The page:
Hamilton has room to be more physical

WILMINGTON, Mass. -- Once Dougie Hamilton learns to harness the fire and passion that come with playing for the Boston Bruins, and once his size and strength catch up with his natural ability, he's going to be a dangerous player in the NHL.

He's quiet. He simply does his job and does it well for a 20-year-old defenseman in the league. With a 6-foot-5, 212-pound frame, he has the size to be a physical force on the ice.

There was a time when most young players entering the league would quickly drop their gloves and prove they were more than willing to stand toe-to-toe and exchange blows. In 79 career games at the NHL level, Hamilton has yet to record a fighting major. He's been close a few times, but he hasn't had to.

"I don't feel obligated to do it at all," Hamilton said. "Now, it's more about toughness, hitting and taking hits. It's not part of my game, so I don't feel obligated to do it just because I'm [in the NHL] now."

After Thursday's 4-1 loss to the Montreal Canadiens, Bruins players lamented their lack of emotion in the game. Even when the likes of Jarome Iginla, Shawn Thornton and Kevan Miller tried to get something started, the Montreal players were smart enough to back off and not oblige the invitation to fight.

At some point, Hamilton will find himself in a situation and he'll need to drop the gloves, and, when that time comes, he said he'll be ready. But it's not something he's focusing on or looking for.

"In junior, I only had two in 3½ years," he said. "It's not part of my game, so I don't think I need to do it."

Thornton has worked with teammates in the past to help hone their skills in that area, but Hamilton doesn't see the need for a tutor.

"I don't want to get beat up at practice," Hamilton said with a laugh.

Hamilton's skill set is built on his ability to move the puck and create offensive chances for the Bruins. During his junior career with the Niagara Ice Dogs, he dominated. The game was easy for him, but he was playing against boys. Now, he's going up against men.

In the one calendar year he's been in the NHL, Hamilton has made a solid transition to the pro game.

"He's got the size, and I think he's doing OK. He's also a guy that, even though he is big, he's still filling into his body and he's trying to get stronger every year," Bruins coach Claude Julien said. "He's stronger this year than he was last year, so it's just a matter of time. The stronger you get, the more confident you get, so in that area he's improving at the rate a young player, like him, would be."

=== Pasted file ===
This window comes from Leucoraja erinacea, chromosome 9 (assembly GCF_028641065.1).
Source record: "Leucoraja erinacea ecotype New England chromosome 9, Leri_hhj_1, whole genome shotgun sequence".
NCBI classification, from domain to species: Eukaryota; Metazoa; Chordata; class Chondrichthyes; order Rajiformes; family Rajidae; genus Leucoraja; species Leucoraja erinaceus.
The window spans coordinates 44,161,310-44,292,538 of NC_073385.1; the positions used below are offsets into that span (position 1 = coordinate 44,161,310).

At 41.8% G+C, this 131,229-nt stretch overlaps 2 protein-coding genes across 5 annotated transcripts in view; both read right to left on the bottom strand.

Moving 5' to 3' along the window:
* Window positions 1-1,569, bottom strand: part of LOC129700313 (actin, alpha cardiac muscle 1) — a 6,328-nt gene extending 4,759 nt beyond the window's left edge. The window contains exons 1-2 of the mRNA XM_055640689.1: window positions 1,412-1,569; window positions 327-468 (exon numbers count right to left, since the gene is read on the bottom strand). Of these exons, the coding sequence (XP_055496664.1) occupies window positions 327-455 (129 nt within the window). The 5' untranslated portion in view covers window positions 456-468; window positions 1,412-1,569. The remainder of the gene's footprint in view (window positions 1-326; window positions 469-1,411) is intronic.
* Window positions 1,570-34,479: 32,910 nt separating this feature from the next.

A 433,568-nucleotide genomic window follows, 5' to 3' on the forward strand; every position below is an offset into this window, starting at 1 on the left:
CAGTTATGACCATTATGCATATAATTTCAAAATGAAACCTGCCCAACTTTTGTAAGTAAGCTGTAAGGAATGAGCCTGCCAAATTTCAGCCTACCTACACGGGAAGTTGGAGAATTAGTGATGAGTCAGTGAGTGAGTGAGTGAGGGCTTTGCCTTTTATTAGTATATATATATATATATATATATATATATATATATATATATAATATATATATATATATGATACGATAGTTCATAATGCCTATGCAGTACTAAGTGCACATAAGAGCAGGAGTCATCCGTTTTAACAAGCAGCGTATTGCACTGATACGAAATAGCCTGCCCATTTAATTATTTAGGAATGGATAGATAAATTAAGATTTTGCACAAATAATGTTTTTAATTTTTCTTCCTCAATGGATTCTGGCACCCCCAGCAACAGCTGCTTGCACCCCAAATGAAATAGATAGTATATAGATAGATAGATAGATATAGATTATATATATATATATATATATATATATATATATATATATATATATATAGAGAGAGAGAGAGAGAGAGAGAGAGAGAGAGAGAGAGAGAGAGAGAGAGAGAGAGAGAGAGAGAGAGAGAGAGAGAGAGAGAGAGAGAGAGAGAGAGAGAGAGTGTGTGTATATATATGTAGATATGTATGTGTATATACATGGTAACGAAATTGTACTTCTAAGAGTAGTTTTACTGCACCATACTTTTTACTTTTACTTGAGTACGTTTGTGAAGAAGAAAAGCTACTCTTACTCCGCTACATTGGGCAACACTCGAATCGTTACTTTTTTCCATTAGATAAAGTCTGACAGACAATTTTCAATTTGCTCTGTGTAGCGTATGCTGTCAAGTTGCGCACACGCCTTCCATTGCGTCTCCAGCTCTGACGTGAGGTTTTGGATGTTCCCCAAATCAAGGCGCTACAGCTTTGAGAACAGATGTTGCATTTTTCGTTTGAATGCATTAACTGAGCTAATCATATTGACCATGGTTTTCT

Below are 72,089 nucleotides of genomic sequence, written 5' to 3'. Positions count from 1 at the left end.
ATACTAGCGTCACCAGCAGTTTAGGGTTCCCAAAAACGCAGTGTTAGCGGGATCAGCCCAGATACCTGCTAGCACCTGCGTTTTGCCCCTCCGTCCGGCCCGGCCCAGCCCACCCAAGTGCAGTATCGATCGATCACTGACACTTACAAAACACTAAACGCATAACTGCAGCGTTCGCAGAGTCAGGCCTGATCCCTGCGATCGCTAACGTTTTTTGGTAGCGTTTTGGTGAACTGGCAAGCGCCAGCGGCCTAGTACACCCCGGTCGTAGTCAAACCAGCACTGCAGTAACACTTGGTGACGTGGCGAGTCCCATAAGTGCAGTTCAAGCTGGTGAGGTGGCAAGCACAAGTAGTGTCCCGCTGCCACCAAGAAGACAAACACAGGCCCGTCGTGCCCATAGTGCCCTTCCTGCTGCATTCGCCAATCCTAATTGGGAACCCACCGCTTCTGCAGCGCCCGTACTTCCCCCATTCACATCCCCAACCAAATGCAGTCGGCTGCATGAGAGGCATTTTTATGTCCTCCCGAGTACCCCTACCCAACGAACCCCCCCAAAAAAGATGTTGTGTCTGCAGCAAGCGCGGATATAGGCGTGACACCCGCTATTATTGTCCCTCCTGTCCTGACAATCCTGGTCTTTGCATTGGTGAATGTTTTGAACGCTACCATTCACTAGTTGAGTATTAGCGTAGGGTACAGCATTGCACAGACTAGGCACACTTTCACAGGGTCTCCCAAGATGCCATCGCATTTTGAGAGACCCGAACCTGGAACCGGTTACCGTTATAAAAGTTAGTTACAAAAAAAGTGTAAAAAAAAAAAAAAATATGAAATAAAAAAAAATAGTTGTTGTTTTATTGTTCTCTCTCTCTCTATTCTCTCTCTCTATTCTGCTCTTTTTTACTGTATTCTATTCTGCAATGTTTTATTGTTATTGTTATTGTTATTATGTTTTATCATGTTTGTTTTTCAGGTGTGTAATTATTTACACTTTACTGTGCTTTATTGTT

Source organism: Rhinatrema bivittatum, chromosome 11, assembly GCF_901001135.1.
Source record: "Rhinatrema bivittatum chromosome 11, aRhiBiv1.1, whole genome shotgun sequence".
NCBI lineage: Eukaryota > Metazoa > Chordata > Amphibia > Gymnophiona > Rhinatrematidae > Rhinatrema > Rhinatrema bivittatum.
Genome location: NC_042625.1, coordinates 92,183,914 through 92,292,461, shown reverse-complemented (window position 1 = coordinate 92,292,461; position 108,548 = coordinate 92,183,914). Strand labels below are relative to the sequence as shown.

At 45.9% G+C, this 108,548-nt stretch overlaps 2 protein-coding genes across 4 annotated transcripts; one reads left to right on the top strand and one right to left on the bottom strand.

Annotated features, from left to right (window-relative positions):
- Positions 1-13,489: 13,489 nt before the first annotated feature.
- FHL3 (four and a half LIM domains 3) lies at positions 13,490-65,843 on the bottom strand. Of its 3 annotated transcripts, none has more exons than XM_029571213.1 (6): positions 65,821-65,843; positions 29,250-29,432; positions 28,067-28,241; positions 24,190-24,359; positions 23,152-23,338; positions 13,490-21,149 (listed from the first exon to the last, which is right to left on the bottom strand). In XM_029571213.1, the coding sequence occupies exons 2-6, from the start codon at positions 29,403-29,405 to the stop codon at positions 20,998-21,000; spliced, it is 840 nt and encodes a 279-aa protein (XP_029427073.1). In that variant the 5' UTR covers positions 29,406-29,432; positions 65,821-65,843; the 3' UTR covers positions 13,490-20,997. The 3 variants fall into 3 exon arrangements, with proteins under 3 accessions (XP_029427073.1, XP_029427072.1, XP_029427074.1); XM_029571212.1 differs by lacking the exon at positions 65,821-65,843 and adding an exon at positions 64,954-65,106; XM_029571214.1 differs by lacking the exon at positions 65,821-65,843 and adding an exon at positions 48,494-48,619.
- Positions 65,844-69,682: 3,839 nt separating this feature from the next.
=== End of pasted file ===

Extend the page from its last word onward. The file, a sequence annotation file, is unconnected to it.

Even though it's not part of his repertoire, it would be a step forward in his development to see Hamilton take advantage of his size and strength and unleash it on the opponent. The former first-rounder (ninth overall in the 2011 draft) will continue to hone his skills. The organization is impressed with his development and contributions.

"Doug's still young and trying to understand the game at the NHL level, and it's a very difficult position to develop at. It takes a little longer for young defensemen to develop," team president Cam Neely said. "Doug realizes his strengths and weaknesses, and if he improves on both of them, he's going to be a great defenseman in this league.

"There are areas, obviously, he's got more of an offensive bent to his game, and that's his thought process, but I know our coaching staff is working with him on the defensive side of the game. When he improves in that area -- and continues to improve on the offensive side -- he's got the size, he's got the natural ability to have a long and successful career."

As Hamilton continues to develop and mature, he's going to get stronger. That strength will help him gain confidence in the corners and in front of the net.

"Any time you have a guy with that size -- and can get stronger -- it's going to be beneficial for him," Neely said.

Hamilton has missed a total of 14 games this season due to injury. He missed 10 with a knee injury and four with a concussion. He's played four games since returning to the lineup from the concussion.

"I thought his best game was probably the first game [after the concussion]. The last two games he's been OK, and that's being honest, and OK doesn't mean bad, either," Julien said. "I just know he's a great player. He's a young player, and it's always about us pushing him to be the best player he can be. To me, he really impressed me in that first game he came back, and the last two games there's certain elements in his game we feel he can be better at. But he still brings that great playmaking ability, he moves the puck up the ice well, he's been good for us on the power play. For him, the issues right now are any issues that a young defenseman has in this league, and we're going to keep working with him on those."

Hamilton is only going to get better. Once he adds some bite to his game, he could become one of the top blueliners in the league.